Fat boy
Look for Paddleboy’s Fatboy. It is a stern cart with a strap to the thwart. Easy on. Easy off.

But if you want to mount the cart near the center of your canoe, check out this

Item 32211 or 32210.

different brand, same cart
as the one FE uses. I’ve only had to use it a few times, but it works well on loose surfaces and hard one - potholes included. It’s a bit heavy, but that really isn’t a problem with a canoe, right? If the trail is bumpy and your canoe is flat-bottomed, the hull will flex some. Best to center the gear over the cart as much as possible.

My loaded boat.

Wickerbutts load.

Yup you can break them.

And still use them!

We used the “Canadian Boatwalkers” on our Umbagog to Rangeley trip last October. On road portages they are nothing short of luxurious smooth rollers. The Rapid River portage, a fireroad notorious for trashing 4wd trucks, put our carts to the test. The solo canoes with one persons gear had little difficulty. But the tandems with two peoples gear were too pushing it. Mike and Al got the big Explorer 17 through OK. Jim and Bill bent a wheel about half way up. OUCH.

As bad as the wheel was, Jim managed to bend it back enough to haul his unloaded boat on the road portage over to Rangely.

As heavy as the Boatwalker is, it ought to be tougher. In fact I’d bet you could build something much tougher and lighter using the basic design and modern materials.

For a hundred bucks though it’s still the best canoe hauler I’ve seen.


"sewn loops at each end of strap"
Thank you. I think that’s the perfect solution using what I have.

So it would be 4 straps in loop, right?

I’ve the UR from Spring Creeks
so probably that’s anoter route I can follow. Just add the adapter and tires.

Will it be sturdy enough though?

I would have to worry about rusting because I deal with sea water. Something that’s not aluminum must be good stainless steel.

The superwide cart seems like a good option for a loaded canoe and waterproofness?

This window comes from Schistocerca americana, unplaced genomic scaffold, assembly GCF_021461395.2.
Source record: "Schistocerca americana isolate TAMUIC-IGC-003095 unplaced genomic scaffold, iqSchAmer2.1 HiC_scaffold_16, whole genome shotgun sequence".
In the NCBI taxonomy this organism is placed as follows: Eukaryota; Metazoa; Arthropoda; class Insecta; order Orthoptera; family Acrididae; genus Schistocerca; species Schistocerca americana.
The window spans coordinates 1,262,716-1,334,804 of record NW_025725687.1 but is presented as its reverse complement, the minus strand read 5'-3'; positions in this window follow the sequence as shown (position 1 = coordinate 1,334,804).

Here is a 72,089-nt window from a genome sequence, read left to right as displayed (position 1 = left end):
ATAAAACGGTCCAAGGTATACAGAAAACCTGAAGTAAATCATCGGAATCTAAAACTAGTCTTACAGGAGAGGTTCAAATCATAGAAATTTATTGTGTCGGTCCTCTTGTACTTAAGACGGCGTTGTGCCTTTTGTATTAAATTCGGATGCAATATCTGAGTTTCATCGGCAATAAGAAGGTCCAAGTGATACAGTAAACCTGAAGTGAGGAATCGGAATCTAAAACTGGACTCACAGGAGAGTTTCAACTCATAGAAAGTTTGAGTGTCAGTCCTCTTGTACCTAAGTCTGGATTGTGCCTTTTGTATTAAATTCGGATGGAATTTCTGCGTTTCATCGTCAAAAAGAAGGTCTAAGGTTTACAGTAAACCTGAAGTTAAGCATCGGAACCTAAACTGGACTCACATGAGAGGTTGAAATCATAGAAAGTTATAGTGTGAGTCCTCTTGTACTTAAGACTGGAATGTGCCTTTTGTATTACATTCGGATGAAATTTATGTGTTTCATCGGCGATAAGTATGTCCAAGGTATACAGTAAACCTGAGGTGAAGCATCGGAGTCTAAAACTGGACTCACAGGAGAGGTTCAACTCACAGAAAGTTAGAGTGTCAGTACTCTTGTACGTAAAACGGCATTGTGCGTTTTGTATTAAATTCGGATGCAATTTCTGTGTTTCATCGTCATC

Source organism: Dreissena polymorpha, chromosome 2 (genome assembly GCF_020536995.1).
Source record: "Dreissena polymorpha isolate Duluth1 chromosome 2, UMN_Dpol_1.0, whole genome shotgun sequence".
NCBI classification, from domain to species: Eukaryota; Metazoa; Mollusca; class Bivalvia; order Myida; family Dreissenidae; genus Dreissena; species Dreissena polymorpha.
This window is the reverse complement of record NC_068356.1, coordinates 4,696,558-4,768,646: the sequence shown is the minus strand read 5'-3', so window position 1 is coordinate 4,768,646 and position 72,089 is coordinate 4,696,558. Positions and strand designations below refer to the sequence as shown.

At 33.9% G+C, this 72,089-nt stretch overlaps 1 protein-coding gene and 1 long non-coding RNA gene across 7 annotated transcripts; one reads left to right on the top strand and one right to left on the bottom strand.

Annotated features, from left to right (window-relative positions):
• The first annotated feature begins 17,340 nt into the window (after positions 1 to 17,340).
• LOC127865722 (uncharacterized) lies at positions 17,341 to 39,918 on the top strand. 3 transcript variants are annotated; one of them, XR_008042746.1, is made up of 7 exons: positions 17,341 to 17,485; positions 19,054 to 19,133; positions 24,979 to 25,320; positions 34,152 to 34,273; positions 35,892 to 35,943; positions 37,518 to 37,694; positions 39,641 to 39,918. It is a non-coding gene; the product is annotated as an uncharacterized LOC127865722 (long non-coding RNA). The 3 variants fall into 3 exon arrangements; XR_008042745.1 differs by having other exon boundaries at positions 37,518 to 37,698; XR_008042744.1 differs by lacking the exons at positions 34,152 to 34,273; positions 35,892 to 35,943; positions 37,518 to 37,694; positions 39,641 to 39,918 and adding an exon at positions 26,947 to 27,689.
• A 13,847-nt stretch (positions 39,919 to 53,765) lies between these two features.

Not Stainless
It’s mostly painted steel tubing and chrome on the wheels and spokes.

I used it on a salt water trip with no rust but I

was careful to rinse it when ever I could.


Everything figured out
Just used the dolly in the middle with 2 straps in loop to the thwart and the other strap around the whole canoe. It was a breezy and didn’t notice any wobbling.

Thanks all!

Of course
The best option is to get a canoe light enough to carry w/o a cart. Try Bell, Hemlock, Swift and WeNoNah, all ,coms, for light tandems that can be carried. Their are others.

"a canoe light enough"
Sure enough, but at the same time any such canoe still needs to be carted when walking 3 or more blocks.

I’m considering a light, but not superlight to the point of being fragile. Maybe a Minnesotta II in fiberglass when I get a trailer.

superlight MN-II is not fragile
and is definite light enough to carry for long distances. On the weekend after Labor Day you can stand along many portages in the Adirondacks between Old Forge, NY and Saranac Lake and see dozens of Minnesota IIs being carried for distances over a mile, nonstop. Even Minnesota IIIs and IVs. Its not a superhuman feat.

There are a lot of Kevlar Minnesota IIs in rental fleets that survive that duty just fine. The Ultra-light layup will do just fine anywhere you can paddle without a helmet. It does not need to be babied, just not abused.


I guess “need” is a relative term
How light a canoe “needs” to be to be portable, or how badly you “need” to put it on a cart for longer carries depends on your perspective. Certainly it’s not at all rare for middle-weight canoes to be carried pretty long distances by people who have never consider using a cart in the first place, or in places where carts are not allowed, or where the trails are too rough.